US health care spending nearly double that of other high-income countries: report
Report found the US also has highest rate of people with multiple chronic conditions
Health care spending in the U.S. is nearly double the average of high-income countries, according to a new report.
The data from The Commonwealth Fund found that in 2021 the U.S. spent 17.8% of gross domestic product (GDP) on health care — nearly twice as much as the average Organisation for Economic Co-operation and Development (OECD) country.
In addition, health care spending per capita in the U.S. was three or four times greater than for countries like South Korea, New Zealand and Japan.
The study used data from the OECD Health Statistics 2022 database and the Commonwealth Fund International Health Policy Survey 2022.
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Furthermore, the researchers found that the U.S. has the lowest life expectancy at birth, the highest death rates for avoidable or treatable conditions, and the highest maternal and infant mortality rates. It also has the highest rate of people with multiple chronic conditions and an obesity rate nearly twice the OECD average, at nearly 43%.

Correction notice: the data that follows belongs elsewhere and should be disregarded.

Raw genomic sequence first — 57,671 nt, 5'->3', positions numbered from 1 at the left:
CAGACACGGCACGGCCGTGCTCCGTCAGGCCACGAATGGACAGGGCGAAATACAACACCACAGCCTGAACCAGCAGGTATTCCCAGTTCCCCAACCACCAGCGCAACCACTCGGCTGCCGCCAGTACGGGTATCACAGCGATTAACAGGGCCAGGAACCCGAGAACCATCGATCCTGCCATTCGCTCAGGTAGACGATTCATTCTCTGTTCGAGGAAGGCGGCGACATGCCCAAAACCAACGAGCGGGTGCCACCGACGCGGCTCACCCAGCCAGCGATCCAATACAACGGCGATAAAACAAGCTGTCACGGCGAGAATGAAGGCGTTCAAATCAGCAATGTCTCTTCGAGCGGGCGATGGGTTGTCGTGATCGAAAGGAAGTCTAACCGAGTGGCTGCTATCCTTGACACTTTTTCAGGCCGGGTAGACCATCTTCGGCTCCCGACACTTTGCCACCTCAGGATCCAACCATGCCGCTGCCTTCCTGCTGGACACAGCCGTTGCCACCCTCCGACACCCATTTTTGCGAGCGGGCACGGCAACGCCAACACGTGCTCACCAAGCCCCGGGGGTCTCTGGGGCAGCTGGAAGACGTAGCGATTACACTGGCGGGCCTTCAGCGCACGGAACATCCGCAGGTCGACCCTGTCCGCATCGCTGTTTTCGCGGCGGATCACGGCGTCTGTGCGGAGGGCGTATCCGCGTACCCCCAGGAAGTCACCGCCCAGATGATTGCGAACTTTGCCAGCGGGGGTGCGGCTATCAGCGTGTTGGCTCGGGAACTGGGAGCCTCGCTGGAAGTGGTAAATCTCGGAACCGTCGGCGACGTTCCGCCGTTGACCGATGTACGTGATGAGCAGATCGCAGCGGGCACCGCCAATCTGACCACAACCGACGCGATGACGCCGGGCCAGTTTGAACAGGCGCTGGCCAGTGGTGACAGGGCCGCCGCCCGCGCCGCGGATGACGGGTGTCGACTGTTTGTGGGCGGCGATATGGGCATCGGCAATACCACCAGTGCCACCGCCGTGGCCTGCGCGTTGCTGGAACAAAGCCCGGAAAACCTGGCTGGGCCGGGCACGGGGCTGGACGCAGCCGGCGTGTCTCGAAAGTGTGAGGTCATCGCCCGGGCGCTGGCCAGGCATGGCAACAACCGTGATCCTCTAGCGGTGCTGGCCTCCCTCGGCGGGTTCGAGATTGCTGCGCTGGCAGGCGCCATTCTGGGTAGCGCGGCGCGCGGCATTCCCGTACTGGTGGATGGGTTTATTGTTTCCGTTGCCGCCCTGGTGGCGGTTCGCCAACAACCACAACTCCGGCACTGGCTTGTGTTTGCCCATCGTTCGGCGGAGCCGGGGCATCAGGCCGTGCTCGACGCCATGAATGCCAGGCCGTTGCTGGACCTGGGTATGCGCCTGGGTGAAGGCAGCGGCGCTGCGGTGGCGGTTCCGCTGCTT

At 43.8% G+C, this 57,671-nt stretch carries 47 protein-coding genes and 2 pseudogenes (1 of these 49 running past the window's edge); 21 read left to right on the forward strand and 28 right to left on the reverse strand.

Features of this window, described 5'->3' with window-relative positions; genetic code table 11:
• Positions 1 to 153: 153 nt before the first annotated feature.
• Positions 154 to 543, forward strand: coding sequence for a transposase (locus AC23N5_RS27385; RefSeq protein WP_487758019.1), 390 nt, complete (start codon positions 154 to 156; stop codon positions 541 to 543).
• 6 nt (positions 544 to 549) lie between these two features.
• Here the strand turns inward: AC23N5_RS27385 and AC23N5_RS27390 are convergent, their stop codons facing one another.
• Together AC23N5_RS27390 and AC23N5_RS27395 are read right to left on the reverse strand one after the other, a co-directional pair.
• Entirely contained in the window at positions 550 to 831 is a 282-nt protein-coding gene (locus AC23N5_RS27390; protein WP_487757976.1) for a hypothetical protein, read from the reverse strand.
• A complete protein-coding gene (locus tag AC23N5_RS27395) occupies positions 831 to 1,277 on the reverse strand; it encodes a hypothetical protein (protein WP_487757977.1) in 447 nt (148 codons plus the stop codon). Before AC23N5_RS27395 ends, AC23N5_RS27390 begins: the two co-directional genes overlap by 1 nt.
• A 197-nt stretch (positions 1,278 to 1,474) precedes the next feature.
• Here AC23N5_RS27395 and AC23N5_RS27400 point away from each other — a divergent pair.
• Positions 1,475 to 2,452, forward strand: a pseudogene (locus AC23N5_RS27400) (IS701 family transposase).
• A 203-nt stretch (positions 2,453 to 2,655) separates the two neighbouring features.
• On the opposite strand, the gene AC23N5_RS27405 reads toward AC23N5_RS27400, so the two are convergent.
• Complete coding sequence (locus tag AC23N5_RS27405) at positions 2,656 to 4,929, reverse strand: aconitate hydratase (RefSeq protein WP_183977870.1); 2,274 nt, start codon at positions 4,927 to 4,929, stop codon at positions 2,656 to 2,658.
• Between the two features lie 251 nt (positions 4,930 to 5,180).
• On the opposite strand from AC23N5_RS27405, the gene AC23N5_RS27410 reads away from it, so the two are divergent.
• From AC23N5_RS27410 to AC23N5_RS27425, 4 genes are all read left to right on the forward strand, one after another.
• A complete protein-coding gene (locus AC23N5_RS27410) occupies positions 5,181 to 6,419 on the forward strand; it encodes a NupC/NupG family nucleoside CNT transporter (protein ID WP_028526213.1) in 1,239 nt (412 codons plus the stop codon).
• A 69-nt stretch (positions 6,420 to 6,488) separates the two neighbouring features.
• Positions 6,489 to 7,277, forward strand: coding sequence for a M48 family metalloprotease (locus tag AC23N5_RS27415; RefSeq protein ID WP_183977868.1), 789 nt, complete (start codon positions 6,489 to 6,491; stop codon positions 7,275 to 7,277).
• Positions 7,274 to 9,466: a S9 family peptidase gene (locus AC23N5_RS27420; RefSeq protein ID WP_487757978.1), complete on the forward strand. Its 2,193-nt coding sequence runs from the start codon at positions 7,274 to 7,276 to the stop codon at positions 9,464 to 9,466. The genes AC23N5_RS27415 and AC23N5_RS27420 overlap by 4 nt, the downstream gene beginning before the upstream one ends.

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Americans see physicians less often than people in most other countries and have among the lowest rate of practicing physicians and hospital beds per 1,000 population.
The report highlights that the U.S. is the only high-income country that does not have universal health care, noting that the system "can seem designed to discourage people from using services."
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"Americans are living shorter, less healthy lives because our health system is not working as well as it could be," Munira Gunja, the report's lead author and senior researcher for the Commonwealth Fund’s International Program in Health Policy and Practice Innovations, said in a release. "To catch up with other high-income countries, the administration and Congress would have to expand access to health care, act aggressively to control costs and invest in health equity and social services we know can lead to a healthier population."